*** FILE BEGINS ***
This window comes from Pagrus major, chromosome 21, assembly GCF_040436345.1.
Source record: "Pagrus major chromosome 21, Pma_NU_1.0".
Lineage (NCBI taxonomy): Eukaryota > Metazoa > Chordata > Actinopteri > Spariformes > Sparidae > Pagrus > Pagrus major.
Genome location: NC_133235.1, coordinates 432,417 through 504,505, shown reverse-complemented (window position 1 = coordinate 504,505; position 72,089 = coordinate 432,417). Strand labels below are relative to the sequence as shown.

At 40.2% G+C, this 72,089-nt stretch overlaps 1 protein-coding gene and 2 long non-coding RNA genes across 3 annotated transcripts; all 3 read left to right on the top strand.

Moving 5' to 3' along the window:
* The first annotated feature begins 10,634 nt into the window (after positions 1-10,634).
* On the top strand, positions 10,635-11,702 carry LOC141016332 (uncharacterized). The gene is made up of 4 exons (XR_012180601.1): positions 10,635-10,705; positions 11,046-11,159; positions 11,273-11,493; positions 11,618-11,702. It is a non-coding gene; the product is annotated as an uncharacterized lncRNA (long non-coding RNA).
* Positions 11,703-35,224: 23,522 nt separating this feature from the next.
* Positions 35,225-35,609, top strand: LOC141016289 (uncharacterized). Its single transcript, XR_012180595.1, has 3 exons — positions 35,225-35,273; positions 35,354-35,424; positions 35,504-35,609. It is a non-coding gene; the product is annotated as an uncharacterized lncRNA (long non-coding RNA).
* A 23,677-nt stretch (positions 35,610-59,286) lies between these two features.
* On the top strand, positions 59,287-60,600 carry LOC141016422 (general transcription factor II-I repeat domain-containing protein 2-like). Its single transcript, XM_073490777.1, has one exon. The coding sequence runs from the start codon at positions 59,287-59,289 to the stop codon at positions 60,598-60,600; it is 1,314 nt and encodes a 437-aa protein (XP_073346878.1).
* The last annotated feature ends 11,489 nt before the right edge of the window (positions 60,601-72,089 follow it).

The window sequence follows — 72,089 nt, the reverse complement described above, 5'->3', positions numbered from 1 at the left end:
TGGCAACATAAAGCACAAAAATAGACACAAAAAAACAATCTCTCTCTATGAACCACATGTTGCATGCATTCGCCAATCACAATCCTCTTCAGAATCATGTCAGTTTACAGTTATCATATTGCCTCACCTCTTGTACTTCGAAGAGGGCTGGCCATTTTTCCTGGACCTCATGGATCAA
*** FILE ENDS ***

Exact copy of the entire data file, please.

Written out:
This window comes from Pagrus major, chromosome 21, assembly GCF_040436345.1.
Source record: "Pagrus major chromosome 21, Pma_NU_1.0".
Lineage (NCBI taxonomy): Eukaryota > Metazoa > Chordata > Actinopteri > Spariformes > Sparidae > Pagrus > Pagrus major.
Genome location: NC_133235.1, coordinates 432,417 through 504,505, shown reverse-complemented (window position 1 = coordinate 504,505; position 72,089 = coordinate 432,417). Strand labels below are relative to the sequence as shown.

At 40.2% G+C, this 72,089-nt stretch overlaps 1 protein-coding gene and 2 long non-coding RNA genes across 3 annotated transcripts; all 3 read left to right on the top strand.

Moving 5' to 3' along the window:
* The first annotated feature begins 10,634 nt into the window (after positions 1-10,634).
* On the top strand, positions 10,635-11,702 carry LOC141016332 (uncharacterized). The gene is made up of 4 exons (XR_012180601.1): positions 10,635-10,705; positions 11,046-11,159; positions 11,273-11,493; positions 11,618-11,702. It is a non-coding gene; the product is annotated as an uncharacterized lncRNA (long non-coding RNA).
* Positions 11,703-35,224: 23,522 nt separating this feature from the next.
* Positions 35,225-35,609, top strand: LOC141016289 (uncharacterized). Its single transcript, XR_012180595.1, has 3 exons — positions 35,225-35,273; positions 35,354-35,424; positions 35,504-35,609. It is a non-coding gene; the product is annotated as an uncharacterized lncRNA (long non-coding RNA).
* A 23,677-nt stretch (positions 35,610-59,286) lies between these two features.
* On the top strand, positions 59,287-60,600 carry LOC141016422 (general transcription factor II-I repeat domain-containing protein 2-like). Its single transcript, XM_073490777.1, has one exon. The coding sequence runs from the start codon at positions 59,287-59,289 to the stop codon at positions 60,598-60,600; it is 1,314 nt and encodes a 437-aa protein (XP_073346878.1).
* The last annotated feature ends 11,489 nt before the right edge of the window (positions 60,601-72,089 follow it).

The window sequence follows — 72,089 nt, the reverse complement described above, 5'->3', positions numbered from 1 at the left end:
TGGCAACATAAAGCACAAAAATAGACACAAAAAAACAATCTCTCTCTATGAACCACATGTTGCATGCATTCGCCAATCACAATCCTCTTCAGAATCATGTCAGTTTACAGTTATCATATTGCCTCACCTCTTGTACTTCGAAGAGGGCTGGCCATTTTTCCTGGACCTCATGGATCAA